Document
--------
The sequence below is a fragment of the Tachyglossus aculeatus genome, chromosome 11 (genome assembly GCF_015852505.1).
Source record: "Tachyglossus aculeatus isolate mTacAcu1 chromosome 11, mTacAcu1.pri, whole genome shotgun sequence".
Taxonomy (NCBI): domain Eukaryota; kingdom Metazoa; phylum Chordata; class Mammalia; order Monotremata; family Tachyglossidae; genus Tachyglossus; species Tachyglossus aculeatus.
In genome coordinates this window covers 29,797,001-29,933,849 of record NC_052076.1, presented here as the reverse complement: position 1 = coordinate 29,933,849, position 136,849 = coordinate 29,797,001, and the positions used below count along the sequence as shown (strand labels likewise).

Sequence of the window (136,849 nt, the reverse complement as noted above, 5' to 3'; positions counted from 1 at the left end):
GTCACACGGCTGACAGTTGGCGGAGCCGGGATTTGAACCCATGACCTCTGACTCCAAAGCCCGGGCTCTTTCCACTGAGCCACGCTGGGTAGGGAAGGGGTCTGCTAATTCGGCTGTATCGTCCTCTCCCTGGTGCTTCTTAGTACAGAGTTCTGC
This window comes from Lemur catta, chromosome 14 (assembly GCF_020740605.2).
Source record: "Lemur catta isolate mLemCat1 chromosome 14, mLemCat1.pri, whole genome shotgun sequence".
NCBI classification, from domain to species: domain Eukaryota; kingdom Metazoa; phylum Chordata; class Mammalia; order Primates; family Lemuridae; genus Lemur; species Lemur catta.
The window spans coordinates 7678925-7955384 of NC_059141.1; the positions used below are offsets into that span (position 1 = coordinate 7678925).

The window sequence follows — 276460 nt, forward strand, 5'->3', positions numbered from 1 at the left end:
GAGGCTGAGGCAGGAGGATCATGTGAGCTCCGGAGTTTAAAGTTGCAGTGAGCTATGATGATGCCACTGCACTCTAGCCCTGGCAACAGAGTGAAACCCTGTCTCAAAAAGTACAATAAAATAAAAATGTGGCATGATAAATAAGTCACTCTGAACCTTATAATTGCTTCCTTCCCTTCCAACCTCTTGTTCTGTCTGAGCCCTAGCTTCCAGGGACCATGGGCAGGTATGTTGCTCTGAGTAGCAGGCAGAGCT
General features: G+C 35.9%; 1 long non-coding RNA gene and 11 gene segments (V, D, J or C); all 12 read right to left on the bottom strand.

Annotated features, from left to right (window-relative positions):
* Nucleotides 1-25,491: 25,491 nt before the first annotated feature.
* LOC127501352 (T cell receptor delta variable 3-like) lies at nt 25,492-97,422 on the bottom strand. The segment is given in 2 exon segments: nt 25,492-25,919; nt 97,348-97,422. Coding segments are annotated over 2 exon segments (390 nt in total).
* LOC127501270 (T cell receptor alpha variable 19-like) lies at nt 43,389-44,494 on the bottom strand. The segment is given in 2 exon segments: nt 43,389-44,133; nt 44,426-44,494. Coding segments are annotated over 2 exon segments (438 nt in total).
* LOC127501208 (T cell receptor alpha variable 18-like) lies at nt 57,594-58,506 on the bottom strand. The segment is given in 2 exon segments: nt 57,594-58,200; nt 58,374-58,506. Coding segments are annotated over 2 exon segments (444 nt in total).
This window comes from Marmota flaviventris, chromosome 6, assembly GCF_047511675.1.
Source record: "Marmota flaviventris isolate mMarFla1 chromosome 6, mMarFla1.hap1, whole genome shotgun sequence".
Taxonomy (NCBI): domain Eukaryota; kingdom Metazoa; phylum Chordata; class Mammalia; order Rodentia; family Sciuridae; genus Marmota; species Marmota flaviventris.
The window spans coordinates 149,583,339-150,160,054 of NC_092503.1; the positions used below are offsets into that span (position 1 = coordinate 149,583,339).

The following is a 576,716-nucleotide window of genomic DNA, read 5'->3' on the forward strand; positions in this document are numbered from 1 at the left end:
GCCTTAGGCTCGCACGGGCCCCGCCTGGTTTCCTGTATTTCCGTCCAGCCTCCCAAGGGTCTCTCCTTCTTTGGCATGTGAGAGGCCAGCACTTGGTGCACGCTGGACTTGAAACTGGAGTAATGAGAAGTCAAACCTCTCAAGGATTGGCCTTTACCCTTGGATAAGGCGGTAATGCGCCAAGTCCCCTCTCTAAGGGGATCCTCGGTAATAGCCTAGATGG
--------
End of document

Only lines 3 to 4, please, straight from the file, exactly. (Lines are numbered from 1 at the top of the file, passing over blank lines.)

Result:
Taxonomy (NCBI): domain Eukaryota; kingdom Metazoa; phylum Chordata; class Mammalia; order Monotremata; family Tachyglossidae; genus Tachyglossus; species Tachyglossus aculeatus.
In genome coordinates this window covers 29,797,001-29,933,849 of record NC_052076.1, presented here as the reverse complement: position 1 = coordinate 29,933,849, position 136,849 = coordinate 29,797,001, and the positions used below count along the sequence as shown (strand labels likewise).